Many still consider the idea that true love finds itself, and support anyone who prefers the traditional ways of meeting people and dating.However, we live in a very large yet very small place at the same time, and chances of meeting your soul mate in your day to day life are relatively slim, especially for those who are preoccupied with work or shy.Social networks provide a new way to communicate with friends and family. With gas prices rising every day, it has also become increasingly popular to see a lot of jobs turn to telecommuting.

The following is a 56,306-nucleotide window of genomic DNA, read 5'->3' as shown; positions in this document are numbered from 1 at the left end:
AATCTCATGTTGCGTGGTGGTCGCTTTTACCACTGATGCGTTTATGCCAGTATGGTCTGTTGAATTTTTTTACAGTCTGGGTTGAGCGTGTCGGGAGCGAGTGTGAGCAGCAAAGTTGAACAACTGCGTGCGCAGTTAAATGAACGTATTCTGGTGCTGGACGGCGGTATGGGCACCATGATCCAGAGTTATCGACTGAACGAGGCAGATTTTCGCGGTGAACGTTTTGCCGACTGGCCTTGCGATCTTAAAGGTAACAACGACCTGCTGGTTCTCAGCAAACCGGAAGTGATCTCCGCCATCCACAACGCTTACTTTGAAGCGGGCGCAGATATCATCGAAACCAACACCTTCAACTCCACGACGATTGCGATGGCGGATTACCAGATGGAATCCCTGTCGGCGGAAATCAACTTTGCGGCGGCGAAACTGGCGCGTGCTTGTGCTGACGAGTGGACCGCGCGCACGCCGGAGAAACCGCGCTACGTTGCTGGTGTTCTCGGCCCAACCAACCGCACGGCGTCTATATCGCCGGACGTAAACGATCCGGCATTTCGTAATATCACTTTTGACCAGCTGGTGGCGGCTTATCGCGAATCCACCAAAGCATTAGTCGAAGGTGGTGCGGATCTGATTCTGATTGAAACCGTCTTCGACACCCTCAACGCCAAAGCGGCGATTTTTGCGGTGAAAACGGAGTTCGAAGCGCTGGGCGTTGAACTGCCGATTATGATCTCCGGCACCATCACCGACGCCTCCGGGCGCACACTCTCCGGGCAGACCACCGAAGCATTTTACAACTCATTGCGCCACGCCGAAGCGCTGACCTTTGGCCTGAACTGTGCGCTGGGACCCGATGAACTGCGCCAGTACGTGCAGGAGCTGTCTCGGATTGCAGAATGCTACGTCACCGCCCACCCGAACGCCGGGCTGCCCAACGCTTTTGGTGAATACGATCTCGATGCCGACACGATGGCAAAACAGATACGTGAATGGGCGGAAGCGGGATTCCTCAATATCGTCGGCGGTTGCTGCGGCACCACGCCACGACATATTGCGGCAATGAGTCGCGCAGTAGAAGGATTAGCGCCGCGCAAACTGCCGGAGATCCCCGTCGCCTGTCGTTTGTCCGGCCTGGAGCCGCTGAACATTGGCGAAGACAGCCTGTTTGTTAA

Put in perspective, we each probably spent more time apartment hunting than having experiences that helped select our now-divorced spouses. If so, the pundits probably will cite “commoditizing,” and all the good flowing from the concomitant expansion of experience, learning and choice, as why.This is where online dating takes the spotlight; there are plenty of resources out there that act as instruments to help make the search a lot easier.In the twenty-first century, we use the internet for almost everything that we do.First and foremost, online dating is chastised as being a “meat market.” As New York Times columnist David Brooks recently lamented, online daters are “shopping for human beings, commodifying people.” This criticism ignores the huge benefit of “commodified” dating: expanding the world of dating experience, and, hopefully, the knowledge about oneself and others that can flow from it. Despite the critics, online daters are analyzing people across the same spectrum as anyone ever did, just with more choices.For example, having come of age around the same time as Brooks, he and I presumably had access to the same panoply of 1970s and 1980s mate-finding tools: bars, beaches, work, school and introductions through family and friends. The proof of this is the tremendous number of marriages originating online.Also, putting yourself out there online can expose you to unwanted attention from other users.